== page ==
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Your questions answered:
Isn’t the NHS supposed to be free?
The National Health Service (NHS) provides most health care to most people free of charge, but there are exceptions. Prescription charges have existed since 1951, and there are a number of other services for which fees are charged. Sometimes the charge is made to cover some of the cost of treatment, for example, dental fees. In other cases it is because the service is not covered by the NHS, for example, medical reports for insurance companies.
What is covered by the NHS and what is not?
The government’s contract with GPs covers medical services to NHS patients. In recent years, more and more organisations have been involving doctors in a whole range of non-medical work. Sometimes the only reason that GPs are asked is because they are in a position of trust in the community, or because an insurance company or employer wants to be sure that information provided is true and accurate.
Why does it sometimes take my GP a long time to complete my form?
Time spent completing forms and preparing reports takes the GP away from the medical care of his/her patients. Most GPs have a very heavy workload and paperwork takes up an increasing amount of their time.
I only need the doctor’s signature-why do I have to pay?
When a doctor signs a certificate or completes a report, it is a condition of remaining on the Medical Register that they only sign what they know to be true. It is a professional duty that the accuracy of information is checked. This may involve examining the patient’s entire medical record. Carelessness or an inaccurate report can have serious consequences for the doctor, with the General Medical Council or even the Police. Please remember that not all documents need to be signed by a doctor. For example, a passport application could be signed by another person in a position of trust, such as a teacher or accountant, who may be willing to sign free of charge.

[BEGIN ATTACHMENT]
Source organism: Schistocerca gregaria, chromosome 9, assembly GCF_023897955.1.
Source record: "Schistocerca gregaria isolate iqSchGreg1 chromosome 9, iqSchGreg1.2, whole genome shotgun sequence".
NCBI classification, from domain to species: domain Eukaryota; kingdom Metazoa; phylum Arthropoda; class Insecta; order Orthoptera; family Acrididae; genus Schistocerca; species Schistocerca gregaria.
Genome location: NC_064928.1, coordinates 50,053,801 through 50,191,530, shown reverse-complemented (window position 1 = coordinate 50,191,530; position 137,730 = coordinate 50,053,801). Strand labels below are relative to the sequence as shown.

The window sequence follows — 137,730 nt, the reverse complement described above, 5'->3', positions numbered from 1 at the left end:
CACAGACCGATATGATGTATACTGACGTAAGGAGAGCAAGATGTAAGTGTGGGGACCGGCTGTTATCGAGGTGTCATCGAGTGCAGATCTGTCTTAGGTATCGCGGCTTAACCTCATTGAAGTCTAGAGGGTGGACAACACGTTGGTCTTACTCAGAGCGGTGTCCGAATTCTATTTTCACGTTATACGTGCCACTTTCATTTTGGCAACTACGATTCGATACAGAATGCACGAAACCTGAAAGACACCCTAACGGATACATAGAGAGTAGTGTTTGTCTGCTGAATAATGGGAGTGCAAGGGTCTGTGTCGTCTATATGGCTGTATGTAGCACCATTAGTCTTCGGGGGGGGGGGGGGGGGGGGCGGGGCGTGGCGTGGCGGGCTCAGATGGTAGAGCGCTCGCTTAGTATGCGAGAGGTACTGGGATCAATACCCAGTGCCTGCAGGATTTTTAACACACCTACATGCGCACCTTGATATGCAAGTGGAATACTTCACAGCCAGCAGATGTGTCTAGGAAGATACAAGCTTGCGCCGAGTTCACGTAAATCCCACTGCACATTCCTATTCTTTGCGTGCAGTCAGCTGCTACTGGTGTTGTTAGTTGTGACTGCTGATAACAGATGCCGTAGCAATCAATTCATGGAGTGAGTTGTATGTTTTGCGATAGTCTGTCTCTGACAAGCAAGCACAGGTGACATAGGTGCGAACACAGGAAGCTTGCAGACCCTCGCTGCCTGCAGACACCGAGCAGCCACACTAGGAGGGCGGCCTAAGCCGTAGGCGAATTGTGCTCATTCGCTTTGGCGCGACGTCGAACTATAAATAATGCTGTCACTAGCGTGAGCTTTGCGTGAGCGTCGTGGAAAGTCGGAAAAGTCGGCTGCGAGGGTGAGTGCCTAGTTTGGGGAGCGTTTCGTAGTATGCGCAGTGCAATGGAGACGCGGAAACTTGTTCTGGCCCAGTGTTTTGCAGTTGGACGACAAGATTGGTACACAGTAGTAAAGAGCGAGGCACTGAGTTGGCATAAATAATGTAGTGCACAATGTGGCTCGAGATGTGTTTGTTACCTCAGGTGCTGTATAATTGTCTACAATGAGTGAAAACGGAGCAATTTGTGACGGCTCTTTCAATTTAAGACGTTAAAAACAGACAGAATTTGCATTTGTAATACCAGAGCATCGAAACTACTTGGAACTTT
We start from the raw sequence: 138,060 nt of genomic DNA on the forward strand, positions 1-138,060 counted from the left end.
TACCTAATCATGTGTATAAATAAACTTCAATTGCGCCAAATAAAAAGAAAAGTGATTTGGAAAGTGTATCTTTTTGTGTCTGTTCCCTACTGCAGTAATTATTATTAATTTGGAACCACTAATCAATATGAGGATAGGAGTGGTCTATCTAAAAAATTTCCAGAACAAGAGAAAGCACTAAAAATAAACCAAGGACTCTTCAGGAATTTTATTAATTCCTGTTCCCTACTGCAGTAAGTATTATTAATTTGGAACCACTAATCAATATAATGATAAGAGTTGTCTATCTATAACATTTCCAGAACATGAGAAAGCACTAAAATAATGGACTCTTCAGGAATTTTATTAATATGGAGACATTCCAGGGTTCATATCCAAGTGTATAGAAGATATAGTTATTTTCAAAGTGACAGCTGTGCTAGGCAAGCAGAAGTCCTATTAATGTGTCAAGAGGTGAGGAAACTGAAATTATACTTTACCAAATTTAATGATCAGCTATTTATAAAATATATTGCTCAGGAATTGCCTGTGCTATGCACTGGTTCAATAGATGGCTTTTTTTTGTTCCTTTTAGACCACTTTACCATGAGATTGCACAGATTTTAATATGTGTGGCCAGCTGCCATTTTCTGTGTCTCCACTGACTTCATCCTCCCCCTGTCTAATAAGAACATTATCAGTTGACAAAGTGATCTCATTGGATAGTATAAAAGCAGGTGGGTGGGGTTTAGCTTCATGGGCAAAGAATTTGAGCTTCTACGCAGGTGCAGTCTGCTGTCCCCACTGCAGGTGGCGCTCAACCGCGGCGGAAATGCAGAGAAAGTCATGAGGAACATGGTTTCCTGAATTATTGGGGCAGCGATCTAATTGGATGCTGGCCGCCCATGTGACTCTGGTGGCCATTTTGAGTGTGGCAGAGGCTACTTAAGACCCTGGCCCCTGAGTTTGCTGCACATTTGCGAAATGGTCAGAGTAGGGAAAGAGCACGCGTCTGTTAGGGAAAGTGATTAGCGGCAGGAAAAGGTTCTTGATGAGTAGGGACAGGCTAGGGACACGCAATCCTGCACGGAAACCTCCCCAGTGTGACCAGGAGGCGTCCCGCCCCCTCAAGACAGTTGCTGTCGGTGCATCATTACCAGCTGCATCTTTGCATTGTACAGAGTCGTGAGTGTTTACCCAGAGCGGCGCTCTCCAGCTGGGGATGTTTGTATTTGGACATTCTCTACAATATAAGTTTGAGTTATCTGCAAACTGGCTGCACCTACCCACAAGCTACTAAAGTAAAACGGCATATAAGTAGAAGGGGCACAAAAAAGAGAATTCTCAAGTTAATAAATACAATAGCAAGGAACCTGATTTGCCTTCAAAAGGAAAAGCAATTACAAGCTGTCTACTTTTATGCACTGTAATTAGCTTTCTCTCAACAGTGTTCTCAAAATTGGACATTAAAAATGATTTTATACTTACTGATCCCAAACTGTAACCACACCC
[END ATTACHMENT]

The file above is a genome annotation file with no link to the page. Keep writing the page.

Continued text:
How are the charges decided?
The British Medical Association recommends that GPs tell patients in advance if they will be charged. It is up to the individual practice to decide how much to charge. Minchinhampton Surgery carries out periodic reviews of charges at other surgeries both locally and nationally and endeavours to follow a fair charging policy.